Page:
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7 Questions on Leadership with Danielle Caldwell


Name: Danielle Caldwell


Title: Product Design Manager


Organisation: Open to new opportunities


Hi, there. I’m a Product Design Leader with 10 years of experience designing for global brands in industries such as health tech, retail, e-commerce, and legal. The majority of my work has been in B2B Enterprise SaaS applications but I've also led the design strategy and execution for B2C platforms.


I began my career as an industrial designer but eventually transitioned from designing in plastic to designing in pixels. Hello, UX design! About five years ago, I discovered that developing people became more satisfying to me than developing products - which is why I became a Product Design Manager. My favorite part of the job is working closely with others to overcome obstacles and get things done. I love building inclusive, highly collaborative teams where individuals feel safe, supported and inspired to do their best. I enjoy creating great work experiences for designers so they can create best-in-class product experiences for customers.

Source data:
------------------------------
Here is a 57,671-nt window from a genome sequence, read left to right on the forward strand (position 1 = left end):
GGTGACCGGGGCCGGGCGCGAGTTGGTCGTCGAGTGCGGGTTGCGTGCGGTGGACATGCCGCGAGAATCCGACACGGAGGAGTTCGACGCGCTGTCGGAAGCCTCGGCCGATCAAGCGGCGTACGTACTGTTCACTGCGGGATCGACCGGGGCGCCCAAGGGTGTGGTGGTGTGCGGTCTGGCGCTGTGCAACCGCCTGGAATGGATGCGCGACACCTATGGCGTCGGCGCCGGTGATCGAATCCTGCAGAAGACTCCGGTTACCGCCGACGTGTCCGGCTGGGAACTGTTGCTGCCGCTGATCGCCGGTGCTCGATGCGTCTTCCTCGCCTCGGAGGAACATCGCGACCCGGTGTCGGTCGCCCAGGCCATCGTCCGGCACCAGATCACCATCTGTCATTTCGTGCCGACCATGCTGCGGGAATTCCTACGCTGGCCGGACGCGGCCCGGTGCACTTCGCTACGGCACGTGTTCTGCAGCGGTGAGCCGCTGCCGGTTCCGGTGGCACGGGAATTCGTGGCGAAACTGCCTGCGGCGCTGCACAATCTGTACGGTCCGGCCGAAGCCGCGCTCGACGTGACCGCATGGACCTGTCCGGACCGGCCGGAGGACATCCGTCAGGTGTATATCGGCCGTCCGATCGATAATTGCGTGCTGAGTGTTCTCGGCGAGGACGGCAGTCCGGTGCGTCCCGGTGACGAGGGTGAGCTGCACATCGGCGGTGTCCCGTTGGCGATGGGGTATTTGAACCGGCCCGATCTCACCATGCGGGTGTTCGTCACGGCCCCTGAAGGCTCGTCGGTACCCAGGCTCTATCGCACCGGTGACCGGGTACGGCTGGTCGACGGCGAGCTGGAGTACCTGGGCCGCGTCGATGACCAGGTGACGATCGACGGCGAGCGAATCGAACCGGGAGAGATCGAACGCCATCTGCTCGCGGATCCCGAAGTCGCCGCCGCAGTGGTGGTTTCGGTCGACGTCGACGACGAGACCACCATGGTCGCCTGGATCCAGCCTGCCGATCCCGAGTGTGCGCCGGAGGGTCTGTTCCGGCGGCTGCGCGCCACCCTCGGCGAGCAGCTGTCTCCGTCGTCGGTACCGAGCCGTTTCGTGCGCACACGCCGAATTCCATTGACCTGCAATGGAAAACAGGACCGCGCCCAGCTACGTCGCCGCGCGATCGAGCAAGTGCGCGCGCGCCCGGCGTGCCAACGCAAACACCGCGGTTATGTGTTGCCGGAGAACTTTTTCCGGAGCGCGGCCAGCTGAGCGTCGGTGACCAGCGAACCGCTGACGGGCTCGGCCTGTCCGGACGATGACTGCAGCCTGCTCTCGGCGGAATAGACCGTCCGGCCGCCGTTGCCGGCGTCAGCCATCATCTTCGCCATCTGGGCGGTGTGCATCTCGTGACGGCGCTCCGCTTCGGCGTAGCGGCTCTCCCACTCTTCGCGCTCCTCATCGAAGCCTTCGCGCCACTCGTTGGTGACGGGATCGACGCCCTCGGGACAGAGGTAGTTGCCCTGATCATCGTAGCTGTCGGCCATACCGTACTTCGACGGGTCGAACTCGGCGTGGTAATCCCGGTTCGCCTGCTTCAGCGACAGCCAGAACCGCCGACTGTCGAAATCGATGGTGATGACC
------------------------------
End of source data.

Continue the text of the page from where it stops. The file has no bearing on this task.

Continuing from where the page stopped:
I have two professional goals 1) Get back into the health tech industry because it's truly meaningful work. 2) Start a personal coaching career because I enjoy helping people thrive.


Thank you to the 2,000 leaders who’ve generously done the 7 Questions on Leadership!


I hope Danielle's answers will encourage you in your leadership journey. Enjoy!


Cheers,

Jonno White



1. What have you found most challenging as a leader?


Mastering the art of situational leadership. I found it very difficult when I first became a people manager to delegate responsibilities to others especially when I knew I could do something faster, or more efficiently. I hated watching people struggle. I would want to do it for them to make their job easier.